On April 4, NJCJI’s Alida Kass appeared before the Assembly Women and Children Committee to testify against the “New Jersey Schedules That Work Act.” A1117, which is being sponsored by Assemblywomen Sheila Oliver (D-East Orange) and Pamela Lampitt (D-Voorhees), is another example of well-meaning legislation that would have a broad, negative impact on our state’s business community. If enacted, it would curtail flexible scheduling, and expose businesses to lawsuits over scheduling disputes.


Kass’s written testimony submitted on behalf of NJCJI read as follows:


The core purpose of bill is the relatively modest idea that employees should not be inconvenienced without reason, and employers where feasible should provide relatively predictable schedules.  That seems a reasonable concept because employers, like most people, are typically fairly reasonable people.  And as a result, when an employer’s scheduling processes and accommodations do not track prescriptions of this bill, there is typically a good reason for it.


Since labor markets are highly competitive, those employers are also paying a premium for the additional flexibility.  That arrangement works to the benefit of employees whose schedules are sufficiently flexible to accommodate split schedules, last minute changes, and the like, as well as employers who find the efficiency gains are worth the corresponding wage premium.


This bill would take that option off the table.  It would no longer be enough for an employment arrangement to be working to the mutual benefit of both parties.  Instead, they would have to be looking over their shoulder to wonder whether the state of New Jersey is okay with it.  The enforcement section provides for both direct state enforcement as well as incentivized litigation with double damages and fee-shifting.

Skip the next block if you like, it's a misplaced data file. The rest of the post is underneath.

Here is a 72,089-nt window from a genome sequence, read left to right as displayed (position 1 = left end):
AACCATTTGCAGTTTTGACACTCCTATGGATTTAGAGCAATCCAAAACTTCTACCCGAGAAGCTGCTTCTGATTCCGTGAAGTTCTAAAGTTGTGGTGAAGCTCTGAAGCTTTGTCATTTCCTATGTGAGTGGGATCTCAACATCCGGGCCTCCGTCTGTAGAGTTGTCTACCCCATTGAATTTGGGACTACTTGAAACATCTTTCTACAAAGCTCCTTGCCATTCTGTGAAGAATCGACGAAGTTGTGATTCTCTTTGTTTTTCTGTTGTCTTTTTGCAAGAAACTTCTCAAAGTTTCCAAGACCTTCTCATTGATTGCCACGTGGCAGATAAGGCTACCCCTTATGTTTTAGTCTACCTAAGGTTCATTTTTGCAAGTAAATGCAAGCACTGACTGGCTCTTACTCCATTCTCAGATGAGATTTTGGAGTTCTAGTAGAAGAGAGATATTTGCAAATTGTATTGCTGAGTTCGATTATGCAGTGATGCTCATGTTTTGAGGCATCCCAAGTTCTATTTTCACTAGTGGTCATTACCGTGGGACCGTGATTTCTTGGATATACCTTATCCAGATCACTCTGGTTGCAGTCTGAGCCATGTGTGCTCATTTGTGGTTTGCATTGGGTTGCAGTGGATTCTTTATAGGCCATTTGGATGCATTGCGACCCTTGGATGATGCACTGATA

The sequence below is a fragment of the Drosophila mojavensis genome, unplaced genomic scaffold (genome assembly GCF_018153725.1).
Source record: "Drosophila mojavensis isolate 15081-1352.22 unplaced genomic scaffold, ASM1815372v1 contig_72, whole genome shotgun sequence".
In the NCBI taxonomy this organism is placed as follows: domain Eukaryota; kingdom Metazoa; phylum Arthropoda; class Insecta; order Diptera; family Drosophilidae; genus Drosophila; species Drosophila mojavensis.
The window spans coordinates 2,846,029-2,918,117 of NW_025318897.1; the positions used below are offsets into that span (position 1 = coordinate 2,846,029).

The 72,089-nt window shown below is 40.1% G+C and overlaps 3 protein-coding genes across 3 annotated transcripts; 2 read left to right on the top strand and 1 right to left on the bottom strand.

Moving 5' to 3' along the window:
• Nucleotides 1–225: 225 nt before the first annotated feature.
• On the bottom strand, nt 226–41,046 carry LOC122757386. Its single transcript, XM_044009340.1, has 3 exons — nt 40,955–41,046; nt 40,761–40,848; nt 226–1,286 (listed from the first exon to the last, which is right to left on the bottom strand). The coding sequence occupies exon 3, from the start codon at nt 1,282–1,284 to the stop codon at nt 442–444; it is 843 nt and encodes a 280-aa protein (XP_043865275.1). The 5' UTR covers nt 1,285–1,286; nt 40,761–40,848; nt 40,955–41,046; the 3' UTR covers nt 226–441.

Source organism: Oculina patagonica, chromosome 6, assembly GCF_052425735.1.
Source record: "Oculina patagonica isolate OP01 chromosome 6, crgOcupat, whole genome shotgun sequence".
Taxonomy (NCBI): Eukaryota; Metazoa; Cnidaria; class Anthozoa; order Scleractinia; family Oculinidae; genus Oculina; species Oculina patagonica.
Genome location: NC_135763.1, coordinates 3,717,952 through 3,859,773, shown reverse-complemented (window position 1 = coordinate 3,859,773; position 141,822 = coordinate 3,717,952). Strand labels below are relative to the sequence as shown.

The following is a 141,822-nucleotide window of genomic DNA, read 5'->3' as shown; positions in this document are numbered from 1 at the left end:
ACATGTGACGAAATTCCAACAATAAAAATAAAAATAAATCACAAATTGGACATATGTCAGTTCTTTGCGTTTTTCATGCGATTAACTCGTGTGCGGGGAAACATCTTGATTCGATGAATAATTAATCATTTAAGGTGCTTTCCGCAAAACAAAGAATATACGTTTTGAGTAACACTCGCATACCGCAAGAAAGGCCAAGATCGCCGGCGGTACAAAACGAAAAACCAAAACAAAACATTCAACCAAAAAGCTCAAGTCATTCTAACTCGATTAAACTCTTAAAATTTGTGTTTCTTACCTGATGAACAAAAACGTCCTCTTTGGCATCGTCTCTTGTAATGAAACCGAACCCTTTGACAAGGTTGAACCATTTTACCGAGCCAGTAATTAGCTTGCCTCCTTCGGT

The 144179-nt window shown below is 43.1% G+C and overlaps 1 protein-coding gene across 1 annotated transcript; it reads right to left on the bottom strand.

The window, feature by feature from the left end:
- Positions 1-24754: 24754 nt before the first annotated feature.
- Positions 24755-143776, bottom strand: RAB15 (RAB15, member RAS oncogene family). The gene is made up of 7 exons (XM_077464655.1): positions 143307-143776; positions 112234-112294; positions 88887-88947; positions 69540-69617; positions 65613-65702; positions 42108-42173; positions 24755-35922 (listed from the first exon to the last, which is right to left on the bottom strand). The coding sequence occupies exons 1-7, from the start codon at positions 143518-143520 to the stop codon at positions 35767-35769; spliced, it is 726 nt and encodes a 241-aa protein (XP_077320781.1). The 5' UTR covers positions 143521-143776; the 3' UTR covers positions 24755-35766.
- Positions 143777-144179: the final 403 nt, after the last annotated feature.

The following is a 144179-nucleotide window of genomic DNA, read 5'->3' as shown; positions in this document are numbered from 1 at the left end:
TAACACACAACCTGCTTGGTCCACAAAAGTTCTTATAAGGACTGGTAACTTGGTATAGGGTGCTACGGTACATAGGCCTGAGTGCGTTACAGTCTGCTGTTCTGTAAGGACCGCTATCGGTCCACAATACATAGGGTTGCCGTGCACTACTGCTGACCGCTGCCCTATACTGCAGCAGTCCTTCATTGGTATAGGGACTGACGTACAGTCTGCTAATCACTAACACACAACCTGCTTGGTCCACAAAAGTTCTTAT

The exception for schedule changes by mutual agreement of course does not solve the problem.  The wage premium is based on the baseline flexibility of the employer to set and change schedules.  If an employer is barred from taking adverse employment actions when that flexibility is not available, he loses the benefit of that deal.


The reality is there are a host of trade-offs that go into employment relationships, and each individual employer and employee can order the hierarchy of factors differently.  The attempt to micro-regulate these relationships with a combination of state regulatory enforcement and incentivized litigation ultimately works to the benefit of no one.


On behalf of our members, we respectfully request a NO vote on A-1117.


At the close of testimony, the committee voted 4-2 to advance the bill. NJCJI will continue to monitor this legislation, which may now be taken up by the full Assembly for a floor vote.